For May 22, 2019
Hi WN@TL Fans,
In August 2009 I phoned home from Washington DC to talk with my Dad in Dixon, IL. His voice sounded like he had a frog in his throat, but when I asked him about it, he said he couldn’t clear his throat. He was heading to the doc in the next few days to see what was up.
Well, it was a growth in his throat. It was likely nothing, probably benign.
But then the biopsy came back unfavorable—it was cancer of the throat, or more accurately, cancer of the neck. And it likely could be treated with surgery and chemo.
But then the results of the surgery were unfavorable. The surgeon could cut out some but not all of the tumor. And it grew back. So it was time to add in chemo.
But then the results of the first round of chemo were unfavorable. There were two possible types of cancer cells this could be; one was susceptible to the remaining type of chemo, and the other wasn’t. There was no way to know just by looking at the cells in the microscope. Dad would get the second drug, and we all would wait & see what would happen.
The results of the second round of chemo were unfavorable. My Dad died in March 2010 of what was not a frog in his throat.
Now a decade later, with a decade of more-insightful DNA analysis of tumor cells, people with cancer & their docs & oncs have more options for identifying cells and speeding the search for surgery and for chemotherapies and radiation therapies that might better knock down or knock out the specific line or lines of cells in a person’s tumor.
This week (May 22) Mark Burkard of the School of Medicine & Public Health and the Carbone Cancer Center will be here to talk about his research in oncology and his work in caring for people with cancer. Here’s how Prof Burkard describes his talk, entitled “Transforming Cancer Treatment with Precision Medicine.”
Tonight we’ll explore the Wisconsin Precision Medicine Molecular Tumor Board and its work to implement the “Wisconsin Idea” by making precision cancer care available to cancer patients state-wide. This collaborative effort provides a free service to patients and oncologists to allow them to access experts in precision medicine and share data at no cost to physicians and patients. Moreover, this is linked to a program of clinical trials to provide access to the latest medicines on two tiers—commonly needed medicines are made accessible at multiple sites in the state, and rarely needed medicines are made available at one site.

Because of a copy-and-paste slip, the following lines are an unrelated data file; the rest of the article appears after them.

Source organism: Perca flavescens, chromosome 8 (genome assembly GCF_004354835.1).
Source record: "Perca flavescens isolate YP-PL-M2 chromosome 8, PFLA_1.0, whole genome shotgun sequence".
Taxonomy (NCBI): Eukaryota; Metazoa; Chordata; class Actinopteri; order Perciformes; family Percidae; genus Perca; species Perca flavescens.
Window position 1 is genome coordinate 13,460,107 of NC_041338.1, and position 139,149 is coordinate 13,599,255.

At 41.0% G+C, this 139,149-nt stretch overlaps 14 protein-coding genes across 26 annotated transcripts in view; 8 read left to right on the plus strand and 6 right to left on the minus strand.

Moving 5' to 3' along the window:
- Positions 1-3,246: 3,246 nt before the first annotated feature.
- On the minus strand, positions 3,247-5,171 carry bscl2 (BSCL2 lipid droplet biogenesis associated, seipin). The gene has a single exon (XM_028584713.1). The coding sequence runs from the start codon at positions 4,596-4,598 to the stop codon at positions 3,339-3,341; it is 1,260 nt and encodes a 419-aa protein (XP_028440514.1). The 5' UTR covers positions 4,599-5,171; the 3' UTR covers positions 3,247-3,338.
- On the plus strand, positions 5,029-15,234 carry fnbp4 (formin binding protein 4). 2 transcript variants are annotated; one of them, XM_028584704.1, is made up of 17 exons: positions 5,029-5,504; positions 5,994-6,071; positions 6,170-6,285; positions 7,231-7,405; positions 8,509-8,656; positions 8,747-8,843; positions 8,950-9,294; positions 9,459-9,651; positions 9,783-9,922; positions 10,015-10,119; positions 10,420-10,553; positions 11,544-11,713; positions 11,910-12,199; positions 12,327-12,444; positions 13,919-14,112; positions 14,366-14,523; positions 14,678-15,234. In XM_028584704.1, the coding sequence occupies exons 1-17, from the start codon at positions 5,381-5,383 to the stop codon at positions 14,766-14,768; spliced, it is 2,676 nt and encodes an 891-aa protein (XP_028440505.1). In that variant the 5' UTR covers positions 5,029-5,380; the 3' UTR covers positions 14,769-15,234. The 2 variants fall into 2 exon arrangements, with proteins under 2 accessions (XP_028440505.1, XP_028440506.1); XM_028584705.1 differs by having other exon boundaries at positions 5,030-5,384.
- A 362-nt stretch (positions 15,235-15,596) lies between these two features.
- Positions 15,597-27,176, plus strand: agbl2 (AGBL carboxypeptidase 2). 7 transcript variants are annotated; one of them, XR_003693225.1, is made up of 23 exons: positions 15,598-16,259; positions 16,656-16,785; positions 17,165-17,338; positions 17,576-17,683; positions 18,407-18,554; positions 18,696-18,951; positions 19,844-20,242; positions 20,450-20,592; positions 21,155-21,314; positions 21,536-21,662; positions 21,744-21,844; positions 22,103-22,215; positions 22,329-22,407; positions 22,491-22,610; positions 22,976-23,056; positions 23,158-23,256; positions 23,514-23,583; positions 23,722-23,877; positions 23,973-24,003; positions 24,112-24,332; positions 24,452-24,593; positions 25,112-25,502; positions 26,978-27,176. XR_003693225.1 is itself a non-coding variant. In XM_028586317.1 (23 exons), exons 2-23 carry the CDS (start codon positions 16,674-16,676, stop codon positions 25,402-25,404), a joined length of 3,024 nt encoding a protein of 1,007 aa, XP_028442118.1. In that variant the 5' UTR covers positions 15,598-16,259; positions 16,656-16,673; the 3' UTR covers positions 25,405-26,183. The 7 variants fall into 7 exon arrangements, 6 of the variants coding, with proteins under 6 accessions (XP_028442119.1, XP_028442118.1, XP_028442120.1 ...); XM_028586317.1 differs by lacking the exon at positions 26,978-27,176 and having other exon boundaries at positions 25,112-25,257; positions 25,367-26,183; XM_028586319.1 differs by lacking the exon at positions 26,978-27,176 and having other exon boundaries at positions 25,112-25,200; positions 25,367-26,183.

About the Speaker:
Mark Burkard is a physician-scientist who practices medical oncology with a clinical focus on breast cancer, and laboratory work focused on drug sensitivity and cancer genomics. With his colleague, Dr. Deming, he has led the Wisconsin Precision Medicine Molecular tumor board since 2015. They have provided advice on precision medicine treatment to physicians across the state on over 1500 patients with incurable cancer.
Coming up May 29:
Next week (May 29) we have the special treat to welcome Matthew McCarty, Assistant Professor of Roman Archaeology at the University of British Columbia. His research explores the practice of ancient religion in the context of Roman colonial power, from child sacrifice in Roman Africa (the subject of his forthcoming book) to the worship of the Persian god Mithras.
Hope to see you soon at Wednesday Nite @ The Lab.
Biotechnology Center & Division of Extension
UW-Madison: 5.8 million owners, one pretty good public land-grant teaching, research and extension university.